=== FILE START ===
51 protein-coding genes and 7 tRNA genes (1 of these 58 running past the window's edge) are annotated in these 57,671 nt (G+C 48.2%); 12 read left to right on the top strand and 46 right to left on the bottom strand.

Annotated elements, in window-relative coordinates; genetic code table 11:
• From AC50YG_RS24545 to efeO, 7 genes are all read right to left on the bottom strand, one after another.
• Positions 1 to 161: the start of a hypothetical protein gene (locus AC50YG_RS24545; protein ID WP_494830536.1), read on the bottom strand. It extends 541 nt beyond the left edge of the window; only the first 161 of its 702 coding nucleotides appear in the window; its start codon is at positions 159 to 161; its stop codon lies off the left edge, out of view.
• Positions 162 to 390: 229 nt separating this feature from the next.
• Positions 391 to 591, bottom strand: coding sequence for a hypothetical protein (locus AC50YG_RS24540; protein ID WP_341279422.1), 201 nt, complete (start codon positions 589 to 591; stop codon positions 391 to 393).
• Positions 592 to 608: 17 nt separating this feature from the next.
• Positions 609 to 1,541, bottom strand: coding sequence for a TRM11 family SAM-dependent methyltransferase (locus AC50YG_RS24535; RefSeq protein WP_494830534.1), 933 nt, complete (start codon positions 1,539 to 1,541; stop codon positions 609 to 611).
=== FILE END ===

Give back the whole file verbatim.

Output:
51 protein-coding genes and 7 tRNA genes (1 of these 58 running past the window's edge) are annotated in these 57,671 nt (G+C 48.2%); 12 read left to right on the top strand and 46 right to left on the bottom strand.

Annotated elements, in window-relative coordinates; genetic code table 11:
• From AC50YG_RS24545 to efeO, 7 genes are all read right to left on the bottom strand, one after another.
• Positions 1 to 161: the start of a hypothetical protein gene (locus AC50YG_RS24545; protein ID WP_494830536.1), read on the bottom strand. It extends 541 nt beyond the left edge of the window; only the first 161 of its 702 coding nucleotides appear in the window; its start codon is at positions 159 to 161; its stop codon lies off the left edge, out of view.
• Positions 162 to 390: 229 nt separating this feature from the next.
• Positions 391 to 591, bottom strand: coding sequence for a hypothetical protein (locus AC50YG_RS24540; protein ID WP_341279422.1), 201 nt, complete (start codon positions 589 to 591; stop codon positions 391 to 393).
• Positions 592 to 608: 17 nt separating this feature from the next.
• Positions 609 to 1,541, bottom strand: coding sequence for a TRM11 family SAM-dependent methyltransferase (locus AC50YG_RS24535; RefSeq protein WP_494830534.1), 933 nt, complete (start codon positions 1,539 to 1,541; stop codon positions 609 to 611).